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Thanks SJP, your help is greatly appreciated :D OH has woken up this morning saying he is going to have calm words with our neighbour so he knows we know and to tell him we want to be good neighbours, so please talk to us if he has a problem in the future, in an attempt to shame him and stop him doing anything similar again. Once he has done this, we will get the saw out to take down the limb. I don't know if I've posted this before, but the same neighbour steals my prunings and uses them to mulch his grapes. I leave piles to rot down or ready to burn dotted about close to the boundary and they disappear, only to reappear under his vines :roll: Poor old tree, its doesn't deserve this; I found paraquat here when we moved in, so goodness knows what he has used on it. I now have my suspicions about a pear which is planted next to it, and which was dying when we arrived 4 years ago, although it bore fruit this year miraculously. I had assumed it was ancient and past it, but now I wonder :shock:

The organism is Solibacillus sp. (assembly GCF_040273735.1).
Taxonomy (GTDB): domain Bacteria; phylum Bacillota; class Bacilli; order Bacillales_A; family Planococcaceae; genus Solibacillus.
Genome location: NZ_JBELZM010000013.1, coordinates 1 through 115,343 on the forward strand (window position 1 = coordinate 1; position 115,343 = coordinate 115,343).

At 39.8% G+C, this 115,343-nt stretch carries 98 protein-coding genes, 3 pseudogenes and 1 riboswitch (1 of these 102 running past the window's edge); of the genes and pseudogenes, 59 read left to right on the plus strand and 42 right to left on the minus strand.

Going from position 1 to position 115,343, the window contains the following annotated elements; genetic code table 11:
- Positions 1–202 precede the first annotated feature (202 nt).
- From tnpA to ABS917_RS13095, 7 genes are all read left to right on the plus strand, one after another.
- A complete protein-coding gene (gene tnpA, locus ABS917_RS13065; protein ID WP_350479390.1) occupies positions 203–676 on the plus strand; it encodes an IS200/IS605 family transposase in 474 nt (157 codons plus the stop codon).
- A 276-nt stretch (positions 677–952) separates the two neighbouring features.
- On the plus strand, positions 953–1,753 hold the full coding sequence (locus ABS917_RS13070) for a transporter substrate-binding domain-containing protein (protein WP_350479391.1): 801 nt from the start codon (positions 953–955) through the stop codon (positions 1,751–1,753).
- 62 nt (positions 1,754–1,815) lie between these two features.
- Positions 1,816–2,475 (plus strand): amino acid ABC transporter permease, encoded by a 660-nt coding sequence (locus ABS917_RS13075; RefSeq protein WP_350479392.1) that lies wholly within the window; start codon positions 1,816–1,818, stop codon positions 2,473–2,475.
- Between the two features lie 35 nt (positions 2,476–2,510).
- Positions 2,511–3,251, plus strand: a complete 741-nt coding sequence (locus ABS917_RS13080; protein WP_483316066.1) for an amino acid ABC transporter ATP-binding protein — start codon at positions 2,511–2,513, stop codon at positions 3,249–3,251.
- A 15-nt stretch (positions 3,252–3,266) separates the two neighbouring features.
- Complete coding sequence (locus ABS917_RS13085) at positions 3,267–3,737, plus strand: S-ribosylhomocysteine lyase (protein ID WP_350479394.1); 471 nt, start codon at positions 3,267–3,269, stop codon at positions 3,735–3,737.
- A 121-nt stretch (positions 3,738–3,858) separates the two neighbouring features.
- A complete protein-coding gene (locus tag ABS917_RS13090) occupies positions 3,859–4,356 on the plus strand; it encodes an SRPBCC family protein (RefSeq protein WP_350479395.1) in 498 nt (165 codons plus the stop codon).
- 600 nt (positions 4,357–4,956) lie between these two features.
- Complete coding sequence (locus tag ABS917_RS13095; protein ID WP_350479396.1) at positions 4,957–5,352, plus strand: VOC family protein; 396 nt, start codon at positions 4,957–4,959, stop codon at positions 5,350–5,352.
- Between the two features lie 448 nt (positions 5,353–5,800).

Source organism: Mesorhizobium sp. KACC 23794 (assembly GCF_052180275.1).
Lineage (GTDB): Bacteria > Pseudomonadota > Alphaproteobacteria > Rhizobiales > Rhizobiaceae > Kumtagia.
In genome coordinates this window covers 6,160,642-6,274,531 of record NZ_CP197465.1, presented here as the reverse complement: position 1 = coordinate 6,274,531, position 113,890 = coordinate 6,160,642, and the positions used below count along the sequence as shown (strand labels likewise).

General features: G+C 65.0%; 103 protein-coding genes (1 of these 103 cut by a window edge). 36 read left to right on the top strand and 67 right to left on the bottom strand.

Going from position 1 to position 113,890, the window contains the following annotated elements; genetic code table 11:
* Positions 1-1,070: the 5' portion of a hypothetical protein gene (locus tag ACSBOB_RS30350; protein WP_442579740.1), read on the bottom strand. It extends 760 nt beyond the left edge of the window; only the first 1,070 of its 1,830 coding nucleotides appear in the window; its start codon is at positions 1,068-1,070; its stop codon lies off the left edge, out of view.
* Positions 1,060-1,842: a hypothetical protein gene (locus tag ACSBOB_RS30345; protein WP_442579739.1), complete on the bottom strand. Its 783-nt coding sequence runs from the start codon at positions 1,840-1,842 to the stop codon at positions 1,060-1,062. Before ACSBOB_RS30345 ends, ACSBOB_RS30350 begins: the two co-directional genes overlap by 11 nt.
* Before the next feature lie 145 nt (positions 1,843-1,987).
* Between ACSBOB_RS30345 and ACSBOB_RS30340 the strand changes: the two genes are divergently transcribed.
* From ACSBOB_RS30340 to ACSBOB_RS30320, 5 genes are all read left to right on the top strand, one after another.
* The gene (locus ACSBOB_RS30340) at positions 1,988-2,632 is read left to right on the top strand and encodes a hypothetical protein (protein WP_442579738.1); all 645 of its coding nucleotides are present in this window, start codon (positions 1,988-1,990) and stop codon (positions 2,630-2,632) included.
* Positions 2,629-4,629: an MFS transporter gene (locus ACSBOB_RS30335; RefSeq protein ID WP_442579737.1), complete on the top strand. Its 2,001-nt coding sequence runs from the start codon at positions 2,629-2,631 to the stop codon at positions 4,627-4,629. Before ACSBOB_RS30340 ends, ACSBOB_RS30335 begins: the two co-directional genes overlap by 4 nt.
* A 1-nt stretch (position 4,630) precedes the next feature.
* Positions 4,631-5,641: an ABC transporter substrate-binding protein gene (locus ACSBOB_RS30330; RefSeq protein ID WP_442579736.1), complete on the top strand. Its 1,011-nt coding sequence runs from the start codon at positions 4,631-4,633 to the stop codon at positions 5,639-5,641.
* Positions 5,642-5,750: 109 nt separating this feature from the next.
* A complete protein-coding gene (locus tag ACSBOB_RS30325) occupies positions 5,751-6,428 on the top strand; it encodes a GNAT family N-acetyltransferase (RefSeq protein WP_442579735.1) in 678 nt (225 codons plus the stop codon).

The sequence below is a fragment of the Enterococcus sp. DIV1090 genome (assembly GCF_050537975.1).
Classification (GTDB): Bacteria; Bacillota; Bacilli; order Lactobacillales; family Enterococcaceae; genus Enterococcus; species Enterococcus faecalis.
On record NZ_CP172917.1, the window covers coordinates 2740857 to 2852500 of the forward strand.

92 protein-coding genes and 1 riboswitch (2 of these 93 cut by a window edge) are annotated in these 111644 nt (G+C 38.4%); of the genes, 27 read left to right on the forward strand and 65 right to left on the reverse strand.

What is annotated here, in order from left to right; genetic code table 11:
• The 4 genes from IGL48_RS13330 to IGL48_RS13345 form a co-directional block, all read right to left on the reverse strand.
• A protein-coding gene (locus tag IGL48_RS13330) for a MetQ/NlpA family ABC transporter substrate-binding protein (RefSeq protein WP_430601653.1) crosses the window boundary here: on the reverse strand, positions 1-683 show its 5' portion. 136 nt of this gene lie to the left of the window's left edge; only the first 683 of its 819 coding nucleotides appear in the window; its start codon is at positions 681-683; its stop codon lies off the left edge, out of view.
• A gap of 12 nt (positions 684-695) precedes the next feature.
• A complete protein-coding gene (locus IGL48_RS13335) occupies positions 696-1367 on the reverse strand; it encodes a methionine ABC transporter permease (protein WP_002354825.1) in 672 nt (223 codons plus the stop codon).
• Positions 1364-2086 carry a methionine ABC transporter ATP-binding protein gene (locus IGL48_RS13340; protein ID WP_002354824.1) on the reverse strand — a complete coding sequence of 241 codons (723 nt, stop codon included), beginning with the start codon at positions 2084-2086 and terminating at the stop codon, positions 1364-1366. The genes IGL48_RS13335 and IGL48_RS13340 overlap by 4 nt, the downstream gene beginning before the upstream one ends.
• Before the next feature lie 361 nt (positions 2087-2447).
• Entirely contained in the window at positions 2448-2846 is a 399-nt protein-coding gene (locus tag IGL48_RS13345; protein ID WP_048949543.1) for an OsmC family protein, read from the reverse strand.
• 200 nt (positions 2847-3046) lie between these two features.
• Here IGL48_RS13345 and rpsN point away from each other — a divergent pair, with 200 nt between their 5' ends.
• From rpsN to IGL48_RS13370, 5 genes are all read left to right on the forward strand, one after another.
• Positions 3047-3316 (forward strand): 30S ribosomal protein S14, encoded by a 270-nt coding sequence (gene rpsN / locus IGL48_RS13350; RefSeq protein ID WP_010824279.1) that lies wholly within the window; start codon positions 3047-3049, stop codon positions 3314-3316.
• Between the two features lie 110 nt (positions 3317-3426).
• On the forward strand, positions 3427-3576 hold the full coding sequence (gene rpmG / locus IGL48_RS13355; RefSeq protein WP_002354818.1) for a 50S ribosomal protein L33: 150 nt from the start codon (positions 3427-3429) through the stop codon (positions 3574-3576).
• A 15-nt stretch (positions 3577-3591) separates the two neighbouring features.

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Thanks SJP, your help is greatly appreciated :D OH has woken up this morning saying he is going to have calm words with our neighbour so he knows we know and to tell him we want to be good neighbours, so please talk to us if he has a problem in the future, in an attempt to shame him and stop him doing anything similar again. Once he has done this, we will get the saw out to take down the limb. I don't know if I've posted this before, but the same neighbour steals my prunings and uses them to mulch his grapes. I leave piles to rot down or ready to burn dotted about close to the boundary and they disappear, only to reappear under his vines :roll: Poor old tree, its doesn't deserve this; I found paraquat here when we moved in, so goodness knows what he has used on it. I now have my suspicions about a pear which is planted next to it, and which was dying when we arrived 4 years ago, although it bore fruit this year miraculously. I had assumed it was ancient and past it, but now I wonder :shock: